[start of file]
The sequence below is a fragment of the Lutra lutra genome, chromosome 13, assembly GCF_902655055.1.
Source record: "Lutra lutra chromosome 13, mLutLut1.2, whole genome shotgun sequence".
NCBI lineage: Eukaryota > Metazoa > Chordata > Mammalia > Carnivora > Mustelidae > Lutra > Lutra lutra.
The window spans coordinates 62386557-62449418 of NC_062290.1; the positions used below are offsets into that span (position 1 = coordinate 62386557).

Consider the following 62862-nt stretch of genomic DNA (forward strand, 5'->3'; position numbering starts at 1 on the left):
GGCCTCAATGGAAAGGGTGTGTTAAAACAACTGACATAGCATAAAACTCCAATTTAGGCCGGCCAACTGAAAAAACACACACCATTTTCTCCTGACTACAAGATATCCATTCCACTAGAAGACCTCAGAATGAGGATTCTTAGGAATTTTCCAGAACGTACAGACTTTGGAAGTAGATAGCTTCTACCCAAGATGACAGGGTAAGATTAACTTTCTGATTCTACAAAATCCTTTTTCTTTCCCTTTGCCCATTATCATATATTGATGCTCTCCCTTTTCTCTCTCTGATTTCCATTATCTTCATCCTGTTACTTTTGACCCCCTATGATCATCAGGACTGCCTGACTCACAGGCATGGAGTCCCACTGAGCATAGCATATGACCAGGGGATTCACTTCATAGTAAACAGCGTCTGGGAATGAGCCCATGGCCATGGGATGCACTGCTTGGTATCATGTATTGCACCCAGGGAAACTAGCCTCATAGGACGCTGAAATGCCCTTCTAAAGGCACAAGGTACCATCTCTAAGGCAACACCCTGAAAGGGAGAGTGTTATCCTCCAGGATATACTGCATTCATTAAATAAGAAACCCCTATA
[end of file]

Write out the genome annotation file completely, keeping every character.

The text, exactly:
The sequence below is a fragment of the Lutra lutra genome, chromosome 13, assembly GCF_902655055.1.
Source record: "Lutra lutra chromosome 13, mLutLut1.2, whole genome shotgun sequence".
NCBI lineage: Eukaryota > Metazoa > Chordata > Mammalia > Carnivora > Mustelidae > Lutra > Lutra lutra.
The window spans coordinates 62386557-62449418 of NC_062290.1; the positions used below are offsets into that span (position 1 = coordinate 62386557).

Consider the following 62862-nt stretch of genomic DNA (forward strand, 5'->3'; position numbering starts at 1 on the left):
GGCCTCAATGGAAAGGGTGTGTTAAAACAACTGACATAGCATAAAACTCCAATTTAGGCCGGCCAACTGAAAAAACACACACCATTTTCTCCTGACTACAAGATATCCATTCCACTAGAAGACCTCAGAATGAGGATTCTTAGGAATTTTCCAGAACGTACAGACTTTGGAAGTAGATAGCTTCTACCCAAGATGACAGGGTAAGATTAACTTTCTGATTCTACAAAATCCTTTTTCTTTCCCTTTGCCCATTATCATATATTGATGCTCTCCCTTTTCTCTCTCTGATTTCCATTATCTTCATCCTGTTACTTTTGACCCCCTATGATCATCAGGACTGCCTGACTCACAGGCATGGAGTCCCACTGAGCATAGCATATGACCAGGGGATTCACTTCATAGTAAACAGCGTCTGGGAATGAGCCCATGGCCATGGGATGCACTGCTTGGTATCATGTATTGCACCCAGGGAAACTAGCCTCATAGGACGCTGAAATGCCCTTCTAAAGGCACAAGGTACCATCTCTAAGGCAACACCCTGAAAGGGAGAGTGTTATCCTCCAGGATATACTGCATTCATTAAATAAGAAACCCCTATA